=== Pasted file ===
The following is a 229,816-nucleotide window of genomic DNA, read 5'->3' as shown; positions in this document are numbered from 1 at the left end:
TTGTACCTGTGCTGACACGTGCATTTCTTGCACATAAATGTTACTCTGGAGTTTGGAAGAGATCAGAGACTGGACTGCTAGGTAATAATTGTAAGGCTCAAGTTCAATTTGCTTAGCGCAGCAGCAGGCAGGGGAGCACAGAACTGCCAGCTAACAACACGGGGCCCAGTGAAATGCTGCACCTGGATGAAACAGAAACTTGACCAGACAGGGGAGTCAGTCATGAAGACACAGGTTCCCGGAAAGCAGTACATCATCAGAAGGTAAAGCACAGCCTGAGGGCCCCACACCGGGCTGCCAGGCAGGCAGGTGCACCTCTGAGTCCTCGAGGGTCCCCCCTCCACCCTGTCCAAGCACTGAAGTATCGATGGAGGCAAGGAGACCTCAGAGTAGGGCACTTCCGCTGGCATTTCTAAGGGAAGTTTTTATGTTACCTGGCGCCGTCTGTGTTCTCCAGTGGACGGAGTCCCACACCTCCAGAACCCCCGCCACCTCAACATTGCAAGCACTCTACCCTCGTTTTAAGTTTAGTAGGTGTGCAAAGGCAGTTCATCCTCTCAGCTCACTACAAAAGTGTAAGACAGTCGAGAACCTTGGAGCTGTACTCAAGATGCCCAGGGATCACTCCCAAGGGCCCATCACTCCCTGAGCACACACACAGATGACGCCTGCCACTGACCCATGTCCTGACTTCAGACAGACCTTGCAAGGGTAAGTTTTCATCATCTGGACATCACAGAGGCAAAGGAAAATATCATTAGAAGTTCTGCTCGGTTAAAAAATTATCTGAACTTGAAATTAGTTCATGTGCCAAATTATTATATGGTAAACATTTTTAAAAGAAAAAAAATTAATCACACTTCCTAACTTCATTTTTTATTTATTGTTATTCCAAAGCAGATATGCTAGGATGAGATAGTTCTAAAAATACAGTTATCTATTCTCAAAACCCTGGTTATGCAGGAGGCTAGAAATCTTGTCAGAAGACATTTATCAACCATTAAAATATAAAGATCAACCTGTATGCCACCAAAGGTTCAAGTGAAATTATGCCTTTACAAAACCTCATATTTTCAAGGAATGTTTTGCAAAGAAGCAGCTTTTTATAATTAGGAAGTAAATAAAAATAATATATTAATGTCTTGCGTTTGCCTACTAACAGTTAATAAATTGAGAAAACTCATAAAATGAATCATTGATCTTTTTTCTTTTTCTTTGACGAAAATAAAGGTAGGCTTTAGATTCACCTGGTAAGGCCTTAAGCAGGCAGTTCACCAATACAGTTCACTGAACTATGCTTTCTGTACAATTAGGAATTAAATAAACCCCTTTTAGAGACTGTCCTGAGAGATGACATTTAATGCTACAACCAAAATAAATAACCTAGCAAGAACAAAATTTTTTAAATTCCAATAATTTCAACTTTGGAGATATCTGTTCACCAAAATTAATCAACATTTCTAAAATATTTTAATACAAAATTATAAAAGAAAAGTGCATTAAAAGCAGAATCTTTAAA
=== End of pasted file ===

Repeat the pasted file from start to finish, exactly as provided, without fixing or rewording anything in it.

The following is a 229,816-nucleotide window of genomic DNA, read 5'->3' as shown; positions in this document are numbered from 1 at the left end:
TTGTACCTGTGCTGACACGTGCATTTCTTGCACATAAATGTTACTCTGGAGTTTGGAAGAGATCAGAGACTGGACTGCTAGGTAATAATTGTAAGGCTCAAGTTCAATTTGCTTAGCGCAGCAGCAGGCAGGGGAGCACAGAACTGCCAGCTAACAACACGGGGCCCAGTGAAATGCTGCACCTGGATGAAACAGAAACTTGACCAGACAGGGGAGTCAGTCATGAAGACACAGGTTCCCGGAAAGCAGTACATCATCAGAAGGTAAAGCACAGCCTGAGGGCCCCACACCGGGCTGCCAGGCAGGCAGGTGCACCTCTGAGTCCTCGAGGGTCCCCCCTCCACCCTGTCCAAGCACTGAAGTATCGATGGAGGCAAGGAGACCTCAGAGTAGGGCACTTCCGCTGGCATTTCTAAGGGAAGTTTTTATGTTACCTGGCGCCGTCTGTGTTCTCCAGTGGACGGAGTCCCACACCTCCAGAACCCCCGCCACCTCAACATTGCAAGCACTCTACCCTCGTTTTAAGTTTAGTAGGTGTGCAAAGGCAGTTCATCCTCTCAGCTCACTACAAAAGTGTAAGACAGTCGAGAACCTTGGAGCTGTACTCAAGATGCCCAGGGATCACTCCCAAGGGCCCATCACTCCCTGAGCACACACACAGATGACGCCTGCCACTGACCCATGTCCTGACTTCAGACAGACCTTGCAAGGGTAAGTTTTCATCATCTGGACATCACAGAGGCAAAGGAAAATATCATTAGAAGTTCTGCTCGGTTAAAAAATTATCTGAACTTGAAATTAGTTCATGTGCCAAATTATTATATGGTAAACATTTTTAAAAGAAAAAAAATTAATCACACTTCCTAACTTCATTTTTTATTTATTGTTATTCCAAAGCAGATATGCTAGGATGAGATAGTTCTAAAAATACAGTTATCTATTCTCAAAACCCTGGTTATGCAGGAGGCTAGAAATCTTGTCAGAAGACATTTATCAACCATTAAAATATAAAGATCAACCTGTATGCCACCAAAGGTTCAAGTGAAATTATGCCTTTACAAAACCTCATATTTTCAAGGAATGTTTTGCAAAGAAGCAGCTTTTTATAATTAGGAAGTAAATAAAAATAATATATTAATGTCTTGCGTTTGCCTACTAACAGTTAATAAATTGAGAAAACTCATAAAATGAATCATTGATCTTTTTTCTTTTTCTTTGACGAAAATAAAGGTAGGCTTTAGATTCACCTGGTAAGGCCTTAAGCAGGCAGTTCACCAATACAGTTCACTGAACTATGCTTTCTGTACAATTAGGAATTAAATAAACCCCTTTTAGAGACTGTCCTGAGAGATGACATTTAATGCTACAACCAAAATAAATAACCTAGCAAGAACAAAATTTTTTAAATTCCAATAATTTCAACTTTGGAGATATCTGTTCACCAAAATTAATCAACATTTCTAAAATATTTTAATACAAAATTATAAAAGAAAAGTGCATTAAAAGCAGAATCTTTAAA